I’m writing this in my Dad’s living room after a long day of cleaning his garage, sorting through his old textbooks and science lab notes, and I’m feeling the enormity of his absence. The silence reminds me with each passing second that he is truly gone.
The death of a loved one is pain unlike any other. It’s a wound that continues to open, continues to bleed, day after day, week after week.
“It’s been a month since he died,” I say to myself. “Time to move on.”
Yet I don’t move.
“Okay, it’s been six weeks,” I say again. “Maybe NOW it’s time to move on.”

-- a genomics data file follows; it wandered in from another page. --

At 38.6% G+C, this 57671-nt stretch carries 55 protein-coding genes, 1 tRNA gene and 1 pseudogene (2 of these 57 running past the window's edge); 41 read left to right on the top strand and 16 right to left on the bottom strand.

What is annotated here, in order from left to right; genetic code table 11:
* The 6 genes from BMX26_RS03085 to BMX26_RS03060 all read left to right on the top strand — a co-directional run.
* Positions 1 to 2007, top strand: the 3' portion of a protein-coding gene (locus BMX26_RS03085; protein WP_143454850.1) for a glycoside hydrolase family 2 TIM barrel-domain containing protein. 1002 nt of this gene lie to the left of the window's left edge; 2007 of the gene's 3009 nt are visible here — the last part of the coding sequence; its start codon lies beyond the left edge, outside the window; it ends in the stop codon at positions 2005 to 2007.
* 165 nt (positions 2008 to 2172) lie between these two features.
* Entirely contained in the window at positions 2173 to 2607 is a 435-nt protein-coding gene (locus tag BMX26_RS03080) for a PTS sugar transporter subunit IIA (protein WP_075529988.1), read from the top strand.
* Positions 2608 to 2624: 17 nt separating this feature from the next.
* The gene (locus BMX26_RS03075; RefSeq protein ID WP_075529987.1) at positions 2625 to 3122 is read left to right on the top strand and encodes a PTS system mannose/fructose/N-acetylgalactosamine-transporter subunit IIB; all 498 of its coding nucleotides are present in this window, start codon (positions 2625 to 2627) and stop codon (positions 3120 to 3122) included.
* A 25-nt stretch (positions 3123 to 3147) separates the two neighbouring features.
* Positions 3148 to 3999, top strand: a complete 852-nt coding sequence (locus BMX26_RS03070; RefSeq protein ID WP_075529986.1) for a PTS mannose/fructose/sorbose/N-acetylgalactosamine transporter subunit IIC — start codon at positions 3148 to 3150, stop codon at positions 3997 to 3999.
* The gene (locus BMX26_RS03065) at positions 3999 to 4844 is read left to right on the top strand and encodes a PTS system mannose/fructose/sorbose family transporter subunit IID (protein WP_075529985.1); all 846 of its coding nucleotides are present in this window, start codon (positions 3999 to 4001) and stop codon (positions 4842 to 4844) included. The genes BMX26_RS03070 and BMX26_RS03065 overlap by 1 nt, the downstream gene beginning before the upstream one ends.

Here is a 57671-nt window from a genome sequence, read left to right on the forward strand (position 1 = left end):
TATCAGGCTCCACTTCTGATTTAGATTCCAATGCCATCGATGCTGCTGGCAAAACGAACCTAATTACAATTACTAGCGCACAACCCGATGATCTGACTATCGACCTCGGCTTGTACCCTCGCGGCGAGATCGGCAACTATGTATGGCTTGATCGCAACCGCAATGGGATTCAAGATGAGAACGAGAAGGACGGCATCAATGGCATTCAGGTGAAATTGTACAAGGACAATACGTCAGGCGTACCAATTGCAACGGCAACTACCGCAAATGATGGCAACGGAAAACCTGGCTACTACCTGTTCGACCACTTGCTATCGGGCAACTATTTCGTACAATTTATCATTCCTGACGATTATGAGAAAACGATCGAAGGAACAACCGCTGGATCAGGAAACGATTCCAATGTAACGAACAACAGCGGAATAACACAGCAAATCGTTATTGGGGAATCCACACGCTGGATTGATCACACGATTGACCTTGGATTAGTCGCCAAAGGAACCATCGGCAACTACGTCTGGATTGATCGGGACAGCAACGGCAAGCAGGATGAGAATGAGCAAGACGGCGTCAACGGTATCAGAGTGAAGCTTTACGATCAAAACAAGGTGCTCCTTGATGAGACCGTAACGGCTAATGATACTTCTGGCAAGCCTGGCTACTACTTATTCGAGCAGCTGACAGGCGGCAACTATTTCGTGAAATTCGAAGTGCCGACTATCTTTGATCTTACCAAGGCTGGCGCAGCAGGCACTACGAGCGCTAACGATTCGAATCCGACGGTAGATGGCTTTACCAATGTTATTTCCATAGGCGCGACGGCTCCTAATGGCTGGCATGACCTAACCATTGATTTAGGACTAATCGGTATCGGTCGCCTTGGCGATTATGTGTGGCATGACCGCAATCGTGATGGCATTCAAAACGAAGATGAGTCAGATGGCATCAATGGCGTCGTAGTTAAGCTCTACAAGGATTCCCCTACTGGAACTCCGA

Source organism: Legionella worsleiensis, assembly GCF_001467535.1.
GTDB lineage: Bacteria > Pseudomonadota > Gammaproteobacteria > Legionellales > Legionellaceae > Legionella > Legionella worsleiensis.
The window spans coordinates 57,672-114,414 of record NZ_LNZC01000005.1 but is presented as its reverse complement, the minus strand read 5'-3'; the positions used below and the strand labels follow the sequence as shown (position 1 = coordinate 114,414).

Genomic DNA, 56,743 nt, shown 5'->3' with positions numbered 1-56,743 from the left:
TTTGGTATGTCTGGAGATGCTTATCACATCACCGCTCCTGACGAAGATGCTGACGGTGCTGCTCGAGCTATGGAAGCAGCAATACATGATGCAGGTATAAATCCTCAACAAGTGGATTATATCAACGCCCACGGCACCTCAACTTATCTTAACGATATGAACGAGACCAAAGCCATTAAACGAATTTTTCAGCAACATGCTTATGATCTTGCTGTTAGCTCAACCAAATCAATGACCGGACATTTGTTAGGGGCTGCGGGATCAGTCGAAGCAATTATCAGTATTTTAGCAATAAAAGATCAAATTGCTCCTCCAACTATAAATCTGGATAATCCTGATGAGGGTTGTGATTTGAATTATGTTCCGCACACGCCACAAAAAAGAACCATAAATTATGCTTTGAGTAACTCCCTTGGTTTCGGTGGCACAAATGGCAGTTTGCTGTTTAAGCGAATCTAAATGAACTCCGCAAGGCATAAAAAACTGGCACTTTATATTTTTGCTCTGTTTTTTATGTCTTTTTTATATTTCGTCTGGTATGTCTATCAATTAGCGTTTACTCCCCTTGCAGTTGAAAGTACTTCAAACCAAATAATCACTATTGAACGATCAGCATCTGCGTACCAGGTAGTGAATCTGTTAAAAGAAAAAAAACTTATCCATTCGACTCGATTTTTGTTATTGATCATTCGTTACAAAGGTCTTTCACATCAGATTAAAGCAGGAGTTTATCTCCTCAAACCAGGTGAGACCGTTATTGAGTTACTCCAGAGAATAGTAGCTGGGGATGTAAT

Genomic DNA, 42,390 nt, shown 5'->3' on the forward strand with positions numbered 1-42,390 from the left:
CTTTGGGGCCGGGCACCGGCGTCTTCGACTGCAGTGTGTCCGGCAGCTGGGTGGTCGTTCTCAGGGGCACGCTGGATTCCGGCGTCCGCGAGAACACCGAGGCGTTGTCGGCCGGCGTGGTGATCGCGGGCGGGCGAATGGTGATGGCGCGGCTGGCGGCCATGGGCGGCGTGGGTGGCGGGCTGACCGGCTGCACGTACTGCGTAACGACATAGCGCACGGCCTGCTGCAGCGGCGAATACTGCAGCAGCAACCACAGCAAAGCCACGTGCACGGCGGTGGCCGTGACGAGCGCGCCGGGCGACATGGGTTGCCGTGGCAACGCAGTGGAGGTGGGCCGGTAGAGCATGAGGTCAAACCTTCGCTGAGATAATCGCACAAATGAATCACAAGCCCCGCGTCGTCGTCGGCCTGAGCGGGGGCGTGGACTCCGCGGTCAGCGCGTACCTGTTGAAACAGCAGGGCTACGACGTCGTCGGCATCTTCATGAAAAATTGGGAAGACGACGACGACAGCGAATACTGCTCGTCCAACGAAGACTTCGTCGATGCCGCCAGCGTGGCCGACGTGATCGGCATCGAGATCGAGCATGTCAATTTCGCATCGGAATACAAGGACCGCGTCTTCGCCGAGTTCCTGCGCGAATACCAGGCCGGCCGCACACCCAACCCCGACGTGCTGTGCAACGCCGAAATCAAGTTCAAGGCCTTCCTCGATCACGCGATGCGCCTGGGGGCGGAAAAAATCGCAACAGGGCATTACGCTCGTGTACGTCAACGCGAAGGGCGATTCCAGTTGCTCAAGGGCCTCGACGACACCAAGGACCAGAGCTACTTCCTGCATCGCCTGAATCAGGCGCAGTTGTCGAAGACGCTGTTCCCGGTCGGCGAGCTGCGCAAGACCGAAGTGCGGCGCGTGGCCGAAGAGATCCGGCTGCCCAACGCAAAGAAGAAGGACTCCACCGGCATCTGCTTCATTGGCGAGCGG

But still, I don’t move.
I just stay here, stuck in this loneliness that is life without my Dad.
Every day, something reminds me of him, or I hear his laugh in my head, or I start to dial his number and then stop, remembering painfully that there is no one on the other end to answer.
Sitting in the silence, feeling fully the absence of who he was, is one of the worst things about grieving. During the day, when I am busy working and driving kids to activities and cooking dinner, that’s when the grief stays hidden just below the surface.
Then in moments like these–moments of silence–grief comes roaring to life, suffocating the notion of “moving on.”
Maybe someday, I can sit with the silence without bursting into tears. Maybe someday, the notion of “moving on” will feel more tangible.
Today, however, is not that day. Today, I sit here alone in his living room, feeling the silence, missing his presence.